Well naysayers, my 1909 Weber plays like a dream. I wouldn't WASTE time regulating a dopey rocker action. Bring the instrument into the present day. Heck, the rocker action was a dinosaur in its day. It is a permanent and wonderful solution. Did it take a bunch of time, and assume that I had a brain, and didn't make things worse? EVIDENTLY!! Furthermore, I would do it again. For every rocker action I would ever come across, I would replace it. The long term benefit, is that the next time it needs a regulation, it will be an easy task. No, it can't be done in a couple of hours, but it would take more than a couple of hours to regulate a rocker action. Jag already has wippen rebuilds to ponder to renew the silkthread. Might it not be a great time to get out the Renner catalog and put one's brain in gear and retrofit new parts anyway? Sheesh! This assumes of course that the Challen is otherwise a decent instrument, and one is not throwing good money after bad.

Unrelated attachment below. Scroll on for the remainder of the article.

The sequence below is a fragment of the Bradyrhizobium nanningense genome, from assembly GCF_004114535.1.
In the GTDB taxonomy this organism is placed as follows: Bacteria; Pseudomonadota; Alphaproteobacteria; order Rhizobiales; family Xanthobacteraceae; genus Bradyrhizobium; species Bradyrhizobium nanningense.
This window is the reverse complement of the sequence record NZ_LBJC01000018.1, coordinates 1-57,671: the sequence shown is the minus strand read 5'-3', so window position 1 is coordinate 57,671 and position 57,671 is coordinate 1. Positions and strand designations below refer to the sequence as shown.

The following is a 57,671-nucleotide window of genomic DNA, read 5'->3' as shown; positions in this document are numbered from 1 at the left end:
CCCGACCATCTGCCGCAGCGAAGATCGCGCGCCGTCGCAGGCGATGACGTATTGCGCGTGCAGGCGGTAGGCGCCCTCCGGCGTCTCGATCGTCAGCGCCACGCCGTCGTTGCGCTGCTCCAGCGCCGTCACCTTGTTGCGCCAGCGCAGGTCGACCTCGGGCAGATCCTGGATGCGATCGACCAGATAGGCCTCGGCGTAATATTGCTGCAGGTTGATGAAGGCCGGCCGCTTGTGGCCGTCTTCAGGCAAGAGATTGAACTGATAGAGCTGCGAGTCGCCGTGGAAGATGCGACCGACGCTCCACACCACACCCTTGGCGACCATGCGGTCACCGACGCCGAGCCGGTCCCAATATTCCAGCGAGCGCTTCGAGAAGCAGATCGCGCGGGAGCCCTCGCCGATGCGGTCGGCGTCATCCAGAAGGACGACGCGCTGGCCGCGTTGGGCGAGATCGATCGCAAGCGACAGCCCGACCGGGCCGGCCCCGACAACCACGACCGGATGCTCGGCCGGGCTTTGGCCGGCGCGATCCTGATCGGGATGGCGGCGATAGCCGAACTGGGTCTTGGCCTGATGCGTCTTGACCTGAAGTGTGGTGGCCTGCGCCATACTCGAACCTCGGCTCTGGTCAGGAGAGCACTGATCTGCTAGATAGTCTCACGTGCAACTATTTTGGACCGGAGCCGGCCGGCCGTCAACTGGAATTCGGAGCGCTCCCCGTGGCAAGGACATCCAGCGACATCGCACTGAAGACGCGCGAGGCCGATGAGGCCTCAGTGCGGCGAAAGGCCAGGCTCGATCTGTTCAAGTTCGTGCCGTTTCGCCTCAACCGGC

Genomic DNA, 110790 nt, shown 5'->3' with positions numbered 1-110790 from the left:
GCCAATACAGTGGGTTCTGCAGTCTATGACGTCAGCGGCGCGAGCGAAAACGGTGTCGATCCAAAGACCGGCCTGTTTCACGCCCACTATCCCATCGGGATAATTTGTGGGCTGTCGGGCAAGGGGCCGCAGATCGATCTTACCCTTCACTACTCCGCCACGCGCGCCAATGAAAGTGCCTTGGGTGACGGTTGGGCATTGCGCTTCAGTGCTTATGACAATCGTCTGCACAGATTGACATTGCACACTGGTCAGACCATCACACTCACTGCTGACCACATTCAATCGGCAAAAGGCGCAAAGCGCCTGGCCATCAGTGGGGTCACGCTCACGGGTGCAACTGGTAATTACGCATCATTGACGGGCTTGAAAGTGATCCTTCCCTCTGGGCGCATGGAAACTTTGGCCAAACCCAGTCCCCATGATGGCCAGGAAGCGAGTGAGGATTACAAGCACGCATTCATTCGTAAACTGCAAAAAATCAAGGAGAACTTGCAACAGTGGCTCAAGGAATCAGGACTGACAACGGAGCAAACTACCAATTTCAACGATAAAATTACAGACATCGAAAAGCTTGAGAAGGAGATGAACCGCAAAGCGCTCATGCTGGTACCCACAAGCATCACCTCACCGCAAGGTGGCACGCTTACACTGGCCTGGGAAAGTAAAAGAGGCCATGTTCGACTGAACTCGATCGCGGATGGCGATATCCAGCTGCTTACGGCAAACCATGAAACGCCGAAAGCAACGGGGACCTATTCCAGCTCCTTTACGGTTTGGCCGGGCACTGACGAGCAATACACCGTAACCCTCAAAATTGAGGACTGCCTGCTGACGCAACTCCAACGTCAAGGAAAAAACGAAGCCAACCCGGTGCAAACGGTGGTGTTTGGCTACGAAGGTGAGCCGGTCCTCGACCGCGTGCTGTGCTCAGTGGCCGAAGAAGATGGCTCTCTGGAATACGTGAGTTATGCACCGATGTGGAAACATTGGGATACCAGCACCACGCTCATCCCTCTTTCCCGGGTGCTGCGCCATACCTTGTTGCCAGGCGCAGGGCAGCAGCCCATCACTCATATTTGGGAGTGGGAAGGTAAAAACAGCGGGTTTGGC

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#647434 - 10/01/07 10:52 PM Re: Repairs to early Schwander grand action.
Larry Buck Online   content
2000 Post Club Member

Registered: 10/27/04
Posts: 2313
Loc: Lowell MA
John,

On your Weber, how did you determine the proper location and profile of your new capstans and heels?
_________________________
Has Anyone Seen My Glasses ?

E. J. Buck & Sons
Lowell MA 01852
978 458 8688
www.ejbuckpiano.com
www.finepianodevelopment.com

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#647435 - 10/02/07 06:01 AM Re: Repairs to early Schwander grand action.
Supply Offline
3000 Post Club Member

Registered: 09/11/06